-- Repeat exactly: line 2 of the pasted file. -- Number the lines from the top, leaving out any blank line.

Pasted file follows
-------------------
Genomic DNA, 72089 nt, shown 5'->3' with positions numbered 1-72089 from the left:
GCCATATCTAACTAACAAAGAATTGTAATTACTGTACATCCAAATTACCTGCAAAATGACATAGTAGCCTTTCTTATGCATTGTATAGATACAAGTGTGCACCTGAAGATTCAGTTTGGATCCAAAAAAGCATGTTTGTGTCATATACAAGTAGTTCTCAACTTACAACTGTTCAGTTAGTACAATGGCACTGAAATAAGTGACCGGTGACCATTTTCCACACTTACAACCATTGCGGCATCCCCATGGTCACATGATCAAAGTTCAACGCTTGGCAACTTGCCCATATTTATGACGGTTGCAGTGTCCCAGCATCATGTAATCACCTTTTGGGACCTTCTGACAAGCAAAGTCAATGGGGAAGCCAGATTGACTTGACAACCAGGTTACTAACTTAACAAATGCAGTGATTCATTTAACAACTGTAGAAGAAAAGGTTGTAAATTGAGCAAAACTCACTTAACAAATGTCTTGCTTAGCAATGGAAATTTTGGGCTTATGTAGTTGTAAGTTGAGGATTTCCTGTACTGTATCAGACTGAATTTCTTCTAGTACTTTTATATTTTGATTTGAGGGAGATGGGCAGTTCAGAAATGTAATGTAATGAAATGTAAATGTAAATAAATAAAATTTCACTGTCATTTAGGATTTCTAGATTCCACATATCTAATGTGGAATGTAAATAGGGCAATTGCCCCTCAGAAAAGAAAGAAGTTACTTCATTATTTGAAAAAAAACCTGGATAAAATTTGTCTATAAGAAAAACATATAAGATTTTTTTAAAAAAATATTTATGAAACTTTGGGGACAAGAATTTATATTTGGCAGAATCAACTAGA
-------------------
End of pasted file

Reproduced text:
GCCATATCTAACTAACAAAGAATTGTAATTACTGTACATCCAAATTACCTGCAAAATGACATAGTAGCCTTTCTTATGCATTGTATAGATACAAGTGTGCACCTGAAGATTCAGTTTGGATCCAAAAAAGCATGTTTGTGTCATATACAAGTAGTTCTCAACTTACAACTGTTCAGTTAGTACAATGGCACTGAAATAAGTGACCGGTGACCATTTTCCACACTTACAACCATTGCGGCATCCCCATGGTCACATGATCAAAGTTCAACGCTTGGCAACTTGCCCATATTTATGACGGTTGCAGTGTCCCAGCATCATGTAATCACCTTTTGGGACCTTCTGACAAGCAAAGTCAATGGGGAAGCCAGATTGACTTGACAACCAGGTTACTAACTTAACAAATGCAGTGATTCATTTAACAACTGTAGAAGAAAAGGTTGTAAATTGAGCAAAACTCACTTAACAAATGTCTTGCTTAGCAATGGAAATTTTGGGCTTATGTAGTTGTAAGTTGAGGATTTCCTGTACTGTATCAGACTGAATTTCTTCTAGTACTTTTATATTTTGATTTGAGGGAGATGGGCAGTTCAGAAATGTAATGTAATGAAATGTAAATGTAAATAAATAAAATTTCACTGTCATTTAGGATTTCTAGATTCCACATATCTAATGTGGAATGTAAATAGGGCAATTGCCCCTCAGAAAAGAAAGAAGTTACTTCATTATTTGAAAAAAAACCTGGATAAAATTTGTCTATAAGAAAAACATATAAGATTTTTTTAAAAAAATATTTATGAAACTTTGGGGACAAGAATTTATATTTGGCAGAATCAACTAGA